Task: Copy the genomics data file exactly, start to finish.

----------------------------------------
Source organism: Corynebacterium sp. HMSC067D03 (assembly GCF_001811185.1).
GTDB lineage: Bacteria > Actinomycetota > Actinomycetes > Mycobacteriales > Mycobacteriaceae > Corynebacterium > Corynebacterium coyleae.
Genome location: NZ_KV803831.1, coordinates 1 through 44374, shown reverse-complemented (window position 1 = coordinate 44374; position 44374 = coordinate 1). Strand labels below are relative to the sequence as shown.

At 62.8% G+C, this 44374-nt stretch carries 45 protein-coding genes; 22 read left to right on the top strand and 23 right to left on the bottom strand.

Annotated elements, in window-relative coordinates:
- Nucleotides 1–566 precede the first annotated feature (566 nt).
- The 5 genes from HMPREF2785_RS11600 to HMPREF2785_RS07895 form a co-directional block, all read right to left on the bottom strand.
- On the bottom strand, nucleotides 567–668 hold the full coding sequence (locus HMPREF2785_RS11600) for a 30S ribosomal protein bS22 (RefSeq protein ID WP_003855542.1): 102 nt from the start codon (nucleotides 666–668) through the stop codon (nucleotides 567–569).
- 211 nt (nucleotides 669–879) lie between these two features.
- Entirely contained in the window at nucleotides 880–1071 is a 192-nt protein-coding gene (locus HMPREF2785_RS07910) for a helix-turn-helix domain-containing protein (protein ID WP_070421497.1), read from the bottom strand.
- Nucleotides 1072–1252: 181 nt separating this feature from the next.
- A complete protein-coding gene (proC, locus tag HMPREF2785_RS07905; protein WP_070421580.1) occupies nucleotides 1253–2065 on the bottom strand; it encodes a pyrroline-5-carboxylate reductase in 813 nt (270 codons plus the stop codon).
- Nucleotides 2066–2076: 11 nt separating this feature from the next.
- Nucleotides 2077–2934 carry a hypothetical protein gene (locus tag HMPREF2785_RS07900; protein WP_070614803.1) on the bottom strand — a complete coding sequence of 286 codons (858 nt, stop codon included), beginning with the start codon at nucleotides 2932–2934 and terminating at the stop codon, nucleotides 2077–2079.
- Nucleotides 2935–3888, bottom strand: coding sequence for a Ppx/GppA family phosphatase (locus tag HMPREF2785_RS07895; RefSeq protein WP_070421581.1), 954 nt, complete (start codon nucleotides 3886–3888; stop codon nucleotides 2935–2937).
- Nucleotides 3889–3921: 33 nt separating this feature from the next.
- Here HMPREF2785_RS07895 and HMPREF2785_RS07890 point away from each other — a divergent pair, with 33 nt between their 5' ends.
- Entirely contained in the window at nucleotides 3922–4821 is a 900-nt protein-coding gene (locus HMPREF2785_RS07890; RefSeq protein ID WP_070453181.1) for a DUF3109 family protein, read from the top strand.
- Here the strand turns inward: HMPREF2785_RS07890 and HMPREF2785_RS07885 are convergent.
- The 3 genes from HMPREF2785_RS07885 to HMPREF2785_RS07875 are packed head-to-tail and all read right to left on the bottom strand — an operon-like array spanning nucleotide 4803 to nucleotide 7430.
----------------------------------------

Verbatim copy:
Source organism: Corynebacterium sp. HMSC067D03 (assembly GCF_001811185.1).
GTDB lineage: Bacteria > Actinomycetota > Actinomycetes > Mycobacteriales > Mycobacteriaceae > Corynebacterium > Corynebacterium coyleae.
Genome location: NZ_KV803831.1, coordinates 1 through 44374, shown reverse-complemented (window position 1 = coordinate 44374; position 44374 = coordinate 1). Strand labels below are relative to the sequence as shown.

At 62.8% G+C, this 44374-nt stretch carries 45 protein-coding genes; 22 read left to right on the top strand and 23 right to left on the bottom strand.

Annotated elements, in window-relative coordinates:
- Nucleotides 1–566 precede the first annotated feature (566 nt).
- The 5 genes from HMPREF2785_RS11600 to HMPREF2785_RS07895 form a co-directional block, all read right to left on the bottom strand.
- On the bottom strand, nucleotides 567–668 hold the full coding sequence (locus HMPREF2785_RS11600) for a 30S ribosomal protein bS22 (RefSeq protein ID WP_003855542.1): 102 nt from the start codon (nucleotides 666–668) through the stop codon (nucleotides 567–569).
- 211 nt (nucleotides 669–879) lie between these two features.
- Entirely contained in the window at nucleotides 880–1071 is a 192-nt protein-coding gene (locus HMPREF2785_RS07910) for a helix-turn-helix domain-containing protein (protein ID WP_070421497.1), read from the bottom strand.
- Nucleotides 1072–1252: 181 nt separating this feature from the next.
- A complete protein-coding gene (proC, locus tag HMPREF2785_RS07905; protein WP_070421580.1) occupies nucleotides 1253–2065 on the bottom strand; it encodes a pyrroline-5-carboxylate reductase in 813 nt (270 codons plus the stop codon).
- Nucleotides 2066–2076: 11 nt separating this feature from the next.
- Nucleotides 2077–2934 carry a hypothetical protein gene (locus tag HMPREF2785_RS07900; protein WP_070614803.1) on the bottom strand — a complete coding sequence of 286 codons (858 nt, stop codon included), beginning with the start codon at nucleotides 2932–2934 and terminating at the stop codon, nucleotides 2077–2079.
- Nucleotides 2935–3888, bottom strand: coding sequence for a Ppx/GppA family phosphatase (locus tag HMPREF2785_RS07895; RefSeq protein WP_070421581.1), 954 nt, complete (start codon nucleotides 3886–3888; stop codon nucleotides 2935–2937).
- Nucleotides 3889–3921: 33 nt separating this feature from the next.
- Here HMPREF2785_RS07895 and HMPREF2785_RS07890 point away from each other — a divergent pair, with 33 nt between their 5' ends.
- Entirely contained in the window at nucleotides 3922–4821 is a 900-nt protein-coding gene (locus HMPREF2785_RS07890; RefSeq protein ID WP_070453181.1) for a DUF3109 family protein, read from the top strand.
- Here the strand turns inward: HMPREF2785_RS07890 and HMPREF2785_RS07885 are convergent.
- The 3 genes from HMPREF2785_RS07885 to HMPREF2785_RS07875 are packed head-to-tail and all read right to left on the bottom strand — an operon-like array spanning nucleotide 4803 to nucleotide 7430.